Ah, now THIS is Akihabara! I remember seeing a photo of this exact location in a Super Play magazine back in 1993 or so. I had always been dreaming about it until I came to Japan.

Anyway, Akihabara was still a great place to go to... I found some new shops that I hadn't seen the first time around, including a store that only imported games and systems. This meant that they had American games (NES, Genesis, Master System, Atari Jaguar, Lynx) selling at ridiculously high prices (Oh, the money I could be making from my crap NES game collection...) as well as Hong Kong goodies such as the Game Theory Admiral, GBA Flash Cartridges, and so on. A cool place! (But not cool enough for a picture.)

Akihabara is dying, from recent reports. The computer parts and game shops are closing down or not doing so well. Meanwhile, the anime shops in Akihabara are growing and taking over. Oh, no! While I can get along well with game otakus, anime otakus just scare me.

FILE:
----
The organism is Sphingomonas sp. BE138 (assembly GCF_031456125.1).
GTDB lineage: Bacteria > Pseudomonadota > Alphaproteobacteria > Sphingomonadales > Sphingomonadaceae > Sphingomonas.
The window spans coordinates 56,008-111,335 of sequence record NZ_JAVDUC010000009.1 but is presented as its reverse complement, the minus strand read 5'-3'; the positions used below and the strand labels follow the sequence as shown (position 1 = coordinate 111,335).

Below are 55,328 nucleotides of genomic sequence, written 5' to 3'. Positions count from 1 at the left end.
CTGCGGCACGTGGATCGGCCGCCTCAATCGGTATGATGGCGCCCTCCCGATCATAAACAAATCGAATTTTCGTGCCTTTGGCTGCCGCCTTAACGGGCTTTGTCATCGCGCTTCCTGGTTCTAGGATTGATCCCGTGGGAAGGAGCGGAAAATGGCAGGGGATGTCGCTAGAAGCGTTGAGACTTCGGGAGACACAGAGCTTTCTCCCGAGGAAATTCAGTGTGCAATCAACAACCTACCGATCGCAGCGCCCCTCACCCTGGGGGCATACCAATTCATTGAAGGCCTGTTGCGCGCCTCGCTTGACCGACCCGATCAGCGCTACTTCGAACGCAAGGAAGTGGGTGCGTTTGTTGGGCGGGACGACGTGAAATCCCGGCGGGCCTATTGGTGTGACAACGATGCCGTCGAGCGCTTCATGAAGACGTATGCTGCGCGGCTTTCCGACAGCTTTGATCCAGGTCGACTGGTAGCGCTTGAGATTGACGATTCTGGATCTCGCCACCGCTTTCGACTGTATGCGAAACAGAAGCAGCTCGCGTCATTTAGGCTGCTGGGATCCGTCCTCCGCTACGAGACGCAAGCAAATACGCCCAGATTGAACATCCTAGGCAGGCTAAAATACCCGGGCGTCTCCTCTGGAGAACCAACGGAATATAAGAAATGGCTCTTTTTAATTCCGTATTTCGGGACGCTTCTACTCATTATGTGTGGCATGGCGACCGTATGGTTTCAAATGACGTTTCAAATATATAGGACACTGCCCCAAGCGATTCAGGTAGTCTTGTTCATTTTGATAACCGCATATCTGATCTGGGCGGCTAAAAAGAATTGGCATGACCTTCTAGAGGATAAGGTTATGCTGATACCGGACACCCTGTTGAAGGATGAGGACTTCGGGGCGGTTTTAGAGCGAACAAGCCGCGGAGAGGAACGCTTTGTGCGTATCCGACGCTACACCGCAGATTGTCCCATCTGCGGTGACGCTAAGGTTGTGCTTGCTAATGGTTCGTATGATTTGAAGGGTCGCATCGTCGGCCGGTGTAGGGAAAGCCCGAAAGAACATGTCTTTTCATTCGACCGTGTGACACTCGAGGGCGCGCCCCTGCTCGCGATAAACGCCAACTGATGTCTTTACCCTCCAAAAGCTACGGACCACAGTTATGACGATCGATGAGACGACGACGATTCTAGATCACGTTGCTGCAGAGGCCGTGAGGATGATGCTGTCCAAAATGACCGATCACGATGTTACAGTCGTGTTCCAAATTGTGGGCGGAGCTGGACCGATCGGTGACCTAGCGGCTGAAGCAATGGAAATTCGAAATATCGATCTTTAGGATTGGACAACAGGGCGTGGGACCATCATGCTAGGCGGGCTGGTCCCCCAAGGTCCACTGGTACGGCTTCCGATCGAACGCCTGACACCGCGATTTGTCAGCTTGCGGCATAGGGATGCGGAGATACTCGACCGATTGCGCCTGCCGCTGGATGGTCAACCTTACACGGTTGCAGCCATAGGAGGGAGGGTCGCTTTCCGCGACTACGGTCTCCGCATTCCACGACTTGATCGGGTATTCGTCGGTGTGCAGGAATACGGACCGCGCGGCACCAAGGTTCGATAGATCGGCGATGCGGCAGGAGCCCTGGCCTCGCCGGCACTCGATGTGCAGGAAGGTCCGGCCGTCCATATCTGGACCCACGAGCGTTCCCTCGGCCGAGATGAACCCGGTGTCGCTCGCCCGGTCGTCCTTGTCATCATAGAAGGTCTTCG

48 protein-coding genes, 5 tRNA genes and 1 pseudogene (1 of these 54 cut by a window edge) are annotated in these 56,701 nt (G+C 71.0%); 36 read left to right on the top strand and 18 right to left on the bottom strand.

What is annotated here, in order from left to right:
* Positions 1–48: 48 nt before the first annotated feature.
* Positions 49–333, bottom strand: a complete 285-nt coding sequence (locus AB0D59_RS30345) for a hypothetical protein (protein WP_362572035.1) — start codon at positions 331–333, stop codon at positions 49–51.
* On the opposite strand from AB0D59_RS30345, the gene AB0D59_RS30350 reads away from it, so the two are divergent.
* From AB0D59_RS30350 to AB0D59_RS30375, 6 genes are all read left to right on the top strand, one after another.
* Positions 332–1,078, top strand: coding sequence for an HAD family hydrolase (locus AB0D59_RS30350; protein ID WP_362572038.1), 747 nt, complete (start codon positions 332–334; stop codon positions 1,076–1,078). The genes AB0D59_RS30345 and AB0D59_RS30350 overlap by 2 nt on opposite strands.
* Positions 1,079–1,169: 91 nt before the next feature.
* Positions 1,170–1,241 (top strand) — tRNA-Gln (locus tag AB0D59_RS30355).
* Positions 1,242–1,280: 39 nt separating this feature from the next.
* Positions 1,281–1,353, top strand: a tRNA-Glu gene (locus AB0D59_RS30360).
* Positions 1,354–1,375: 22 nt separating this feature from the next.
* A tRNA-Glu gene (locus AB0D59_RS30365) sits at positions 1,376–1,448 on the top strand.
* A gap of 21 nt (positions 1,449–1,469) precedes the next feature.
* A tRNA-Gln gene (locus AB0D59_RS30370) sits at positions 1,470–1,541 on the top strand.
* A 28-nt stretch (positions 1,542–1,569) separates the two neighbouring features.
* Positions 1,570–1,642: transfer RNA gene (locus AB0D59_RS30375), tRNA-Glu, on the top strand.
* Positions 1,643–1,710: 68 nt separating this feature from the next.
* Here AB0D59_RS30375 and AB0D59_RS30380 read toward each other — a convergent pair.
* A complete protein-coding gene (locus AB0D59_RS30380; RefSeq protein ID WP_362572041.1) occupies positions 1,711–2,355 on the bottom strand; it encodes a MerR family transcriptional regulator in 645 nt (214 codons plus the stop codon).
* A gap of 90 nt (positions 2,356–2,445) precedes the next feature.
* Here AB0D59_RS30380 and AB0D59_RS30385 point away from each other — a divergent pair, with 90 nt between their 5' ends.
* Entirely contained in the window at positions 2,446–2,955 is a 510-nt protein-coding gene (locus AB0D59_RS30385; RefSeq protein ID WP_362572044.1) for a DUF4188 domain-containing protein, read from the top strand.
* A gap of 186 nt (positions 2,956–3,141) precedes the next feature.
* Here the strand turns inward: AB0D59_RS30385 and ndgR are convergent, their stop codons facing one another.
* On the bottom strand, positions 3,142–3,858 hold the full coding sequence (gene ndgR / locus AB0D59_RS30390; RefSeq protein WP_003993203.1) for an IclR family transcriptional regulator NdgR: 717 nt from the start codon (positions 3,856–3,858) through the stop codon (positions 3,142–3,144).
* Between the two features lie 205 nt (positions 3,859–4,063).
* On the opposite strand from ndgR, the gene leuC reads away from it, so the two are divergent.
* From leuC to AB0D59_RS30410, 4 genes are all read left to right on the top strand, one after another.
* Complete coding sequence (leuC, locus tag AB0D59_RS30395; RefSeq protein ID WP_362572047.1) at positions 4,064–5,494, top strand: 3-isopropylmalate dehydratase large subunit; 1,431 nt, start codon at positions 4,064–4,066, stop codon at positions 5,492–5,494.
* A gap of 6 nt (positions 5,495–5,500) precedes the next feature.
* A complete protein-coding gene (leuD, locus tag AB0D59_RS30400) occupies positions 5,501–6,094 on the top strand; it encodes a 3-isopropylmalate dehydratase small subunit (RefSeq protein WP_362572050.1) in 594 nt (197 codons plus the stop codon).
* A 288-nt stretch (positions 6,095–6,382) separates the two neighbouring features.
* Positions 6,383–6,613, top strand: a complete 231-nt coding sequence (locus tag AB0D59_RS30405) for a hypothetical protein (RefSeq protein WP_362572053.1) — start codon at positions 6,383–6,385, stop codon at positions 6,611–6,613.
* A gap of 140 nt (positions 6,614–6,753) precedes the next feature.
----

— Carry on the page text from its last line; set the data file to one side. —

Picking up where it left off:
It's like this for many blocks.

On the side streets in out-of-the-way places, it gets interesting. Street vendors are selling game ROMs for emulators on CDs. A customer chooses the label denoting the system they want ROMs for, and out comes the CDR. It was interesting to see... (I prefer the internet for that sort of thing, but...) It goes to show that you can get almost anything in this place.

Me like-a ze neon! She is-a beuutiful!
Look up, look wayyy up...

Akihabara is also a place crammed with computer stores selling goods at low prices. It would seem like the best place to find the gadget you always wanted. But, in retrospect, it's not such a good idea. If something goes wrong with your item, it's difficult to return from wherever (ie: Iwate) and get a refund at the store. Especially if they say "no refunds after you open the product package," (which is what they said to me, dammit!) Yes, the notion of "consumer rights" is not as valued in Japan as it is in North America.

OK, finally a picture of the inside of a game shop.